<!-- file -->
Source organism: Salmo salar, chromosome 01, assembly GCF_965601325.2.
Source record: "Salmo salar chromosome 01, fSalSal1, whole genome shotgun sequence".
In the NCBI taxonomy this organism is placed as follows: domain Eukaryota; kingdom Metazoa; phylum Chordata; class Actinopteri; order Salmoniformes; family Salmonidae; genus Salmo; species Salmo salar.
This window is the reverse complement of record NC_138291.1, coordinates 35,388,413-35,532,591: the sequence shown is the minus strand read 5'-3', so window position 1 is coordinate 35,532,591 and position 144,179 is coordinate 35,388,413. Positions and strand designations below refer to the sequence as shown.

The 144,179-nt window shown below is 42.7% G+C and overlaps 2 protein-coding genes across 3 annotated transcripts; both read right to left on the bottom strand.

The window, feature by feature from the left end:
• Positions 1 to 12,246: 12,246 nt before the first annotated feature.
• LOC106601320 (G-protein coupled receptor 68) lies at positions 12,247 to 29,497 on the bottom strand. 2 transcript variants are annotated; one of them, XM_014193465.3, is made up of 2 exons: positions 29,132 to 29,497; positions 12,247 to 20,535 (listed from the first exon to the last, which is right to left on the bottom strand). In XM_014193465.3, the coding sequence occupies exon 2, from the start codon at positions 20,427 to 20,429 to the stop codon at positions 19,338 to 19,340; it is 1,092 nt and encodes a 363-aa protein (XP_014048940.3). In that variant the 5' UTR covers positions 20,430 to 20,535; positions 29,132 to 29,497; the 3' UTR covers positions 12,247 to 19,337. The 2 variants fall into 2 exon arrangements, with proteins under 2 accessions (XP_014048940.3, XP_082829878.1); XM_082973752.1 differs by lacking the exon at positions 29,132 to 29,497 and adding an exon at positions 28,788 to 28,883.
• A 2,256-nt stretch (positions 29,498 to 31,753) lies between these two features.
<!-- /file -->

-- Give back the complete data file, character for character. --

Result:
Source organism: Salmo salar, chromosome 01, assembly GCF_965601325.2.
Source record: "Salmo salar chromosome 01, fSalSal1, whole genome shotgun sequence".
In the NCBI taxonomy this organism is placed as follows: domain Eukaryota; kingdom Metazoa; phylum Chordata; class Actinopteri; order Salmoniformes; family Salmonidae; genus Salmo; species Salmo salar.
This window is the reverse complement of record NC_138291.1, coordinates 35,388,413-35,532,591: the sequence shown is the minus strand read 5'-3', so window position 1 is coordinate 35,532,591 and position 144,179 is coordinate 35,388,413. Positions and strand designations below refer to the sequence as shown.

The 144,179-nt window shown below is 42.7% G+C and overlaps 2 protein-coding genes across 3 annotated transcripts; both read right to left on the bottom strand.

The window, feature by feature from the left end:
• Positions 1 to 12,246: 12,246 nt before the first annotated feature.
• LOC106601320 (G-protein coupled receptor 68) lies at positions 12,247 to 29,497 on the bottom strand. 2 transcript variants are annotated; one of them, XM_014193465.3, is made up of 2 exons: positions 29,132 to 29,497; positions 12,247 to 20,535 (listed from the first exon to the last, which is right to left on the bottom strand). In XM_014193465.3, the coding sequence occupies exon 2, from the start codon at positions 20,427 to 20,429 to the stop codon at positions 19,338 to 19,340; it is 1,092 nt and encodes a 363-aa protein (XP_014048940.3). In that variant the 5' UTR covers positions 20,430 to 20,535; positions 29,132 to 29,497; the 3' UTR covers positions 12,247 to 19,337. The 2 variants fall into 2 exon arrangements, with proteins under 2 accessions (XP_014048940.3, XP_082829878.1); XM_082973752.1 differs by lacking the exon at positions 29,132 to 29,497 and adding an exon at positions 28,788 to 28,883.
• A 2,256-nt stretch (positions 29,498 to 31,753) lies between these two features.